4. Excellent articles, both of you, and thank you, Mr. Baron, for succinctly summing up the things that everyone should know about FLCL by now but very few people seem to get. I think a lot of people watch it and say, “Well, this is wacky. It must not make any sense, so I’m not going to try and figure it out.” However, what I’ve long tried to explain to people about the series is that that kind of wackiness is difficult to achieve without an underlying logic to drive it. When telling an off-the-wall story that’s packed with metaphors and symbolism, it’s actually easier to choose a simple theme and riff on it than it is to just make up random stuff as you go along.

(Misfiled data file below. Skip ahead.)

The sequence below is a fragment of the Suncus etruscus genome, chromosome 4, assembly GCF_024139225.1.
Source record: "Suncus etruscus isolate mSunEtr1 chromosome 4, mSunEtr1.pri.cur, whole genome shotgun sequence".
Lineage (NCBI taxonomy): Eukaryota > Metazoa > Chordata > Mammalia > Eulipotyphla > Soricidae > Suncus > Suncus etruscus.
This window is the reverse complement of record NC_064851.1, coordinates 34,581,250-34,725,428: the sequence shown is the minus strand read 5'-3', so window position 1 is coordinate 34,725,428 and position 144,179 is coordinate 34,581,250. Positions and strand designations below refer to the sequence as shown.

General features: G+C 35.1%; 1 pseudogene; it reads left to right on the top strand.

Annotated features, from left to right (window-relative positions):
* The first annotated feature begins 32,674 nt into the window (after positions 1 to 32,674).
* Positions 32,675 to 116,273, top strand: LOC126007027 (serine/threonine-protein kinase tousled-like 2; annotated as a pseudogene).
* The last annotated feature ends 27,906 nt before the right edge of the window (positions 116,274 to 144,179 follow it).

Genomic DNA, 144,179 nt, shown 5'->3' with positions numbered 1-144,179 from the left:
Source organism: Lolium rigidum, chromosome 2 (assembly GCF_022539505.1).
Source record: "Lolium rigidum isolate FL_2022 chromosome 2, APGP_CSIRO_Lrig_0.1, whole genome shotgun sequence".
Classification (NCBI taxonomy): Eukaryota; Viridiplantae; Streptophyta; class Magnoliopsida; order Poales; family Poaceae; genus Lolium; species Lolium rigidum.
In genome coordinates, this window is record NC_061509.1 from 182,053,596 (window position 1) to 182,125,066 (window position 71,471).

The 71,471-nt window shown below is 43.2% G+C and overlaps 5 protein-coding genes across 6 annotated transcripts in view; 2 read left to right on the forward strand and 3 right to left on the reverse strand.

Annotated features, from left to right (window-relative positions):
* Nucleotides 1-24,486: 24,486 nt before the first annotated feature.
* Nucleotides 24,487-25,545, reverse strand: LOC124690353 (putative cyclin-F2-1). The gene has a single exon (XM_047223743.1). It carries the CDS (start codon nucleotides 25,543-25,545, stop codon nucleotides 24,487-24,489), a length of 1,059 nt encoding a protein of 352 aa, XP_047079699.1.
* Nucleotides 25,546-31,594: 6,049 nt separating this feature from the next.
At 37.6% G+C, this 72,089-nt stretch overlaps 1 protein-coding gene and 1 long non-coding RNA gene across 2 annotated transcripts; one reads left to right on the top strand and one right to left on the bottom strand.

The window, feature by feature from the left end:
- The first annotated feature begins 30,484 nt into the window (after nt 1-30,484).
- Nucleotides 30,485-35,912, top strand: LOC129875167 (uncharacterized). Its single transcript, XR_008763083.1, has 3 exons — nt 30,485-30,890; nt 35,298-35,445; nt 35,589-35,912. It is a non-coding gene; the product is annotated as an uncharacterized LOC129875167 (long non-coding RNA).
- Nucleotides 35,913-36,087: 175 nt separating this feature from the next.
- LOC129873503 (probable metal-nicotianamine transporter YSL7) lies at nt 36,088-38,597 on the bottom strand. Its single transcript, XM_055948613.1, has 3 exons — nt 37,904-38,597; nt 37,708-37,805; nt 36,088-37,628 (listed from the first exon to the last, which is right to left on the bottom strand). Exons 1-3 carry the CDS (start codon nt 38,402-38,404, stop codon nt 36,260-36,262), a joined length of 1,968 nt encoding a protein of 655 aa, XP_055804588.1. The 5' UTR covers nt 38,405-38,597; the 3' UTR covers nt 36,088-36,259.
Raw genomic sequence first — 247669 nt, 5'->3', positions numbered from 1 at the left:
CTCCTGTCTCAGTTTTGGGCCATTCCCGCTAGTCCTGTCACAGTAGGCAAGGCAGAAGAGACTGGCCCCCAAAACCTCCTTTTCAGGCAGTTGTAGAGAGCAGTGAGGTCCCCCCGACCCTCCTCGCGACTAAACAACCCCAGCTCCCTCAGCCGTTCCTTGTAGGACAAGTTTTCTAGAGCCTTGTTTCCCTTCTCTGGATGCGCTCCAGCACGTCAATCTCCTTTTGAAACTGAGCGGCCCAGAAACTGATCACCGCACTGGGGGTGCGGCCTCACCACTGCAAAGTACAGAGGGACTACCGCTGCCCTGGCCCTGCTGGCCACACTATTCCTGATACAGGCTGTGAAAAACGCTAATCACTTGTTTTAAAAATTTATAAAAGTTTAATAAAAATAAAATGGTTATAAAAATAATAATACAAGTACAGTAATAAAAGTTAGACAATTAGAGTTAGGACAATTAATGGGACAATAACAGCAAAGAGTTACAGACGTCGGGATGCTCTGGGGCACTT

Personally, I found the series much more enjoyable, and more impressive, after taking the time to dig into it and unearth the logic underneath. I hope that your article will encourage more people to do the same.

  5. Also, props to chud for somehow working Adaptation and Tetsuo the Iron Man into the same article.

  6. tsk, Nerf guns at dawn!

    Good call on the use of symbols as simultaneous gag items. It’s one of the things that drove me to watch the show more than once, just to keep finding all the weird little details and in-jokes they stuck in on the margin. Speaking of the idea of presenting something more light-hearted to the audience, it’s often been suggested that the employees at Gainax themselves needed something to wind down after working on Evangelion for so long. God knows they deserved it.

  7. I never played killer7, so I sort of stumbled into No More Heroes without warning. Best game of this year so far, and I’m being completely serious.

  8. FLCL is one of the few anime shows I have really enjoyed in previous years. I do think the article was right on in the idea that it was sort of a subdued show – little personal challenges, little personal victories.